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On the money

Contactless change could help crooks

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💳 ⚠️ Dangling your debit or credit card over a payment reader in a shop or restaurant is about to become more dangerous. Financial advisers warned the Mail this week that changes to the contactless limit, which is set to rise from £45 to £100 on 15 October, will increase the risk of fraud and debt. Cardholders will be able to make five transactions or spend a maximum of £300 (up from the current £130) before they are asked for their Pin.

One expert suggested bag-snatching and pickpocketing will become more common. “Contactless payments allow people to disconnect from their purchases, and someone could easily spend £300 without realising it,” said Martyn James of the complaints website Resolver. “Now that we can socialise again, our guard is down… I would personally prefer to enter a four-digit number than risk losing hundreds of pounds if someone stole my wallet.”

Encouraged by a government seeking to limit the spread of Covid-19, contactless transactions surged during the pandemic. They now account for 49% of credit-card purchases and 65% of debit-card transactions. Some banks allow you to set payment limits or ditch contactless altogether: Barclays lets you set limits or turn off certain types of payments via its app, while NatWest customers can switch off the contactless function.

Americans put the squeeze on Rolls

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🇺🇸 ✈️ Is nothing sacred? Cash-rich US private equity groups on the hunt for post-Brexit bargains have been snapping at the heels of British companies such as Morrisons supermarkets, infrastructure specialist John Laing and Meggitt, which makes parts for military planes and weapons systems.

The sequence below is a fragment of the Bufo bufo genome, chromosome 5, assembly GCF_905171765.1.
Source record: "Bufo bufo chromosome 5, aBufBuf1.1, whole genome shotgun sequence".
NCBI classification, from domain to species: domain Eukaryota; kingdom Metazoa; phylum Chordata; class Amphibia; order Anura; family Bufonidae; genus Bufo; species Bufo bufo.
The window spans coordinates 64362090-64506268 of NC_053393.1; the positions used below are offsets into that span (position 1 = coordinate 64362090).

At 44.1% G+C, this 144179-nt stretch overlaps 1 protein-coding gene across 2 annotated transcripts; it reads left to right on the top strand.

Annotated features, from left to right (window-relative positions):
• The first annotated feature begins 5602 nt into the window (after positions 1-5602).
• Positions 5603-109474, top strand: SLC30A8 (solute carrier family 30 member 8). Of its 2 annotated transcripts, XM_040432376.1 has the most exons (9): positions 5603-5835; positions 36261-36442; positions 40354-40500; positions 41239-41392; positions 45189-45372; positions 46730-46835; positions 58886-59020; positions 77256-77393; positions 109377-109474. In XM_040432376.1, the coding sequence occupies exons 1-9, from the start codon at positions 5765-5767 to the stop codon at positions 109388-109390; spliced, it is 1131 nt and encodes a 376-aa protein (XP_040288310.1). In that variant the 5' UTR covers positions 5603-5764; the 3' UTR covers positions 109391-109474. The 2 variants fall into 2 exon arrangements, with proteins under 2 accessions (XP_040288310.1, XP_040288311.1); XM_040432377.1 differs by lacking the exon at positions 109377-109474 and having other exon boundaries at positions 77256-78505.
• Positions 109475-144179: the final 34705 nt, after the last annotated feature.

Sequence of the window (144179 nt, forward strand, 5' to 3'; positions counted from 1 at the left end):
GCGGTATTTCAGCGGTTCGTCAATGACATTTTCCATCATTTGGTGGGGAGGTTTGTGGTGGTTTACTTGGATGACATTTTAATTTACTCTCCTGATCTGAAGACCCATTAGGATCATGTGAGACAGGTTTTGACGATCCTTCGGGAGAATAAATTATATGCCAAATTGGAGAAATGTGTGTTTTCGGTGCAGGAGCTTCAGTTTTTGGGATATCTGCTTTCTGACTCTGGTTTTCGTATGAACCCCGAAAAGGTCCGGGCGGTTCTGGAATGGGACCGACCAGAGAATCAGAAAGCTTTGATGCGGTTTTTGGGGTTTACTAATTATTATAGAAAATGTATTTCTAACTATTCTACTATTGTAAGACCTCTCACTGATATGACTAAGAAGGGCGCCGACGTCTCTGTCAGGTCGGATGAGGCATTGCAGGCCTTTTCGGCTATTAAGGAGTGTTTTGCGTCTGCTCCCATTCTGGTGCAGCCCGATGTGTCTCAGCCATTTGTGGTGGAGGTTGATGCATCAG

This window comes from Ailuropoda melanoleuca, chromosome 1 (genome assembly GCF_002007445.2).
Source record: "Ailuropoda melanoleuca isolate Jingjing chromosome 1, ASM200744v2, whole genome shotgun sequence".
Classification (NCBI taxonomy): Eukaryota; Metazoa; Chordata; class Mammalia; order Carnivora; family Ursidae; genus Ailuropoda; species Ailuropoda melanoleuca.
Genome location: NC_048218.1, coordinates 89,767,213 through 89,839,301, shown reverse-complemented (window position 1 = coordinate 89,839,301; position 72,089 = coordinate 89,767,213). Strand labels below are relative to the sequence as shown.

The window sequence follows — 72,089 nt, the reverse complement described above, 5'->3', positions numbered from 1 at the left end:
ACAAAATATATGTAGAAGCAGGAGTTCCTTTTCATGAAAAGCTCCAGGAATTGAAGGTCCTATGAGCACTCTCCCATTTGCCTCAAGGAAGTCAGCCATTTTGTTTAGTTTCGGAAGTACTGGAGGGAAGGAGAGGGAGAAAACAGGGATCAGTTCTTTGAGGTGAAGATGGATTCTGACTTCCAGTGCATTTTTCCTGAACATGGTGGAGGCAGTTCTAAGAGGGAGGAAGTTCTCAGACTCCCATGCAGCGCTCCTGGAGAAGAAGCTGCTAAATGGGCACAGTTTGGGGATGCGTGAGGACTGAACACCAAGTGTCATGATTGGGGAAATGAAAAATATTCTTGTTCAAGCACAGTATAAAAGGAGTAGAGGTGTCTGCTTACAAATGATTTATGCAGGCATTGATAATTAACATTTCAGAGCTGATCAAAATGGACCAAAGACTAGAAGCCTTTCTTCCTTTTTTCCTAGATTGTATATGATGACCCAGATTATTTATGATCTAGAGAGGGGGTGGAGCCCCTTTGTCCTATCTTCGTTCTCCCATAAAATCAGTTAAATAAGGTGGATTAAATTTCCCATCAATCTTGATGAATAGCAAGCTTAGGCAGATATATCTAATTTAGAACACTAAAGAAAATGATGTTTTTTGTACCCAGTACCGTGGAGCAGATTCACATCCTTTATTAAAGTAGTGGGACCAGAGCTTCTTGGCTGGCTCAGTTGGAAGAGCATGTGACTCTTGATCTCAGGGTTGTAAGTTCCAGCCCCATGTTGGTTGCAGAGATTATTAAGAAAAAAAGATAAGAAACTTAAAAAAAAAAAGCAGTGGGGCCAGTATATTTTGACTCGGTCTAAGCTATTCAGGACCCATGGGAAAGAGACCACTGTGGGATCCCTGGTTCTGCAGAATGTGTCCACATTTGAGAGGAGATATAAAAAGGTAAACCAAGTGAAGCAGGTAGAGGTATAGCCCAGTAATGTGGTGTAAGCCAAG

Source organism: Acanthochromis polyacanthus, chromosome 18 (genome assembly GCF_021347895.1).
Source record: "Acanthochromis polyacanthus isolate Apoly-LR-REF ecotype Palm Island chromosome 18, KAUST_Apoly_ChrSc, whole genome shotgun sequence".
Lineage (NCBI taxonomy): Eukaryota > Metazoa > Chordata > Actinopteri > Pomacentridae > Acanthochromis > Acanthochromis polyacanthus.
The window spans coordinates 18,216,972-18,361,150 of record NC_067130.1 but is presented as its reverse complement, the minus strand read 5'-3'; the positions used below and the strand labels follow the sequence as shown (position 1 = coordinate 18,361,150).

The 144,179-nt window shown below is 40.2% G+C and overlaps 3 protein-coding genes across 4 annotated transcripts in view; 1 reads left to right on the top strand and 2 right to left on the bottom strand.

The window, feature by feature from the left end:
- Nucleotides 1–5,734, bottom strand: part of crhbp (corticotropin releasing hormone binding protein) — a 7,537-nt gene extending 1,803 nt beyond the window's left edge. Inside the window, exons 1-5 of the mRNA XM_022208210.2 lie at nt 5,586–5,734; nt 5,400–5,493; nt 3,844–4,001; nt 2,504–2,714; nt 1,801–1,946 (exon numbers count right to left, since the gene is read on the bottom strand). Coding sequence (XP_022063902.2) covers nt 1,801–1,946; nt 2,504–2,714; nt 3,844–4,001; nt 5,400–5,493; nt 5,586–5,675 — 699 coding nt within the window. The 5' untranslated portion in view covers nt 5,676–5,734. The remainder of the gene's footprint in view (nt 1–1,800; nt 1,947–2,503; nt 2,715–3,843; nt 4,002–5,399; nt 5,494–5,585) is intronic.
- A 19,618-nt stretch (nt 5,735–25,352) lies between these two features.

Now Causeway Capital Management, a Californian investment group, has cheekily told the FT that Rolls-Royce, the aircraft engine manufacturer in which it is the biggest shareholder, needs a board “refresh”. Portfolio manager Jonathan Eng said he would like Anita Frew, who takes over as chairwoman of the FTSE 100 group in October, to consider whether it has the right expertise at the top. The existing board was “fine for what it was”, Eng said, but now is the right time to review its make-up.

Other investors may think the upfront American has a point, says Alistair Osborne in The Times. When Rolls-Royce’s chief executive, Warren East, arrived in 2015, shares were at 780p; now, with turnaround strategies blown off course by the pandemic, they languish at about 115p (admittedly well above the 39p reached last October).

Eng didn’t name names, but Osborne does, pointing out that board member Angela Strank has a fossil-fuel past at BP – at a time when Rolls is starting the transition to zero carbon – and commenting that “the board looks top-heavy in accounting clout”, with a banker and an existing and former finance chief among the non-execs. Frew, meanwhile, “is mainly a career non-exec”. Ouch!

A bumper payday for Paidy?

🛍 💴 A former Goldman Sachs trader who once tried and failed to get a credit card in Tokyo has had the last laugh by forming a business that provides an alternative to Japanese consumers. Paidy is valued at more than $1bn, one of only six start-ups of that size in the country, and a stock float is under consideration.

Russell Cummer, the founder and executive chairman, told Bloomberg he launched the “buy now, pay later” business in 2014. Its business model – paying retailers upfront and receiving money from the customer later – is popular with younger customers wary of the interest charged on credit cards. Transaction fees from merchants make up the bulk of revenues.

Cummer experienced “dark times” after leaving Goldman Sachs: he had to borrow money from his father twice to meet payroll payments on a previous peer-to-peer lending venture.

Paidy, which recently raised $120m and counts Soros Capital Management and Visa among its backers, uses machine learning to evaluate the risk of transactions in milliseconds and takes on the credit risk itself. “We’re not in the business of extending credit to people that are unable to pay us back,” Cummer said in response to criticism that such businesses encourage people to spend more than they can afford.